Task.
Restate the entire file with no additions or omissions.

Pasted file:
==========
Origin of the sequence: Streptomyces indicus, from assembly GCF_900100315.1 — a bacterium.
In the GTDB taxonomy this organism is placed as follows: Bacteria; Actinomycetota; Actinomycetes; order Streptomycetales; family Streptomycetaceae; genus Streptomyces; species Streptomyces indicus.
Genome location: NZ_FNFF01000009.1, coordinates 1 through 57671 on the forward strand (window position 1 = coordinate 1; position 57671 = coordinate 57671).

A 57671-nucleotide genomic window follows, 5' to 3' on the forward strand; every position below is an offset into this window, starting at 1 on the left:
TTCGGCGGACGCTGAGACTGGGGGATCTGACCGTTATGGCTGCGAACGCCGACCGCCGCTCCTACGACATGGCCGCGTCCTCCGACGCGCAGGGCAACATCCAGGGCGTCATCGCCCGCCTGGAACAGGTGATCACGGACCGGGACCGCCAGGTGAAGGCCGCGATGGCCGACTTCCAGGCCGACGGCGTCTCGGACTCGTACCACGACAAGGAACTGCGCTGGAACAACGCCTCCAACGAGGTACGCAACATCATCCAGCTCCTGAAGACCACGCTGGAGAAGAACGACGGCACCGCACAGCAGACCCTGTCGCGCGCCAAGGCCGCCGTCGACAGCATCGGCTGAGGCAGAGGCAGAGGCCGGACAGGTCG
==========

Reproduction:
Origin of the sequence: Streptomyces indicus, from assembly GCF_900100315.1 — a bacterium.
In the GTDB taxonomy this organism is placed as follows: Bacteria; Actinomycetota; Actinomycetes; order Streptomycetales; family Streptomycetaceae; genus Streptomyces; species Streptomyces indicus.
Genome location: NZ_FNFF01000009.1, coordinates 1 through 57671 on the forward strand (window position 1 = coordinate 1; position 57671 = coordinate 57671).

A 57671-nucleotide genomic window follows, 5' to 3' on the forward strand; every position below is an offset into this window, starting at 1 on the left:
TTCGGCGGACGCTGAGACTGGGGGATCTGACCGTTATGGCTGCGAACGCCGACCGCCGCTCCTACGACATGGCCGCGTCCTCCGACGCGCAGGGCAACATCCAGGGCGTCATCGCCCGCCTGGAACAGGTGATCACGGACCGGGACCGCCAGGTGAAGGCCGCGATGGCCGACTTCCAGGCCGACGGCGTCTCGGACTCGTACCACGACAAGGAACTGCGCTGGAACAACGCCTCCAACGAGGTACGCAACATCATCCAGCTCCTGAAGACCACGCTGGAGAAGAACGACGGCACCGCACAGCAGACCCTGTCGCGCGCCAAGGCCGCCGTCGACAGCATCGGCTGAGGCAGAGGCAGAGGCCGGACAGGTCG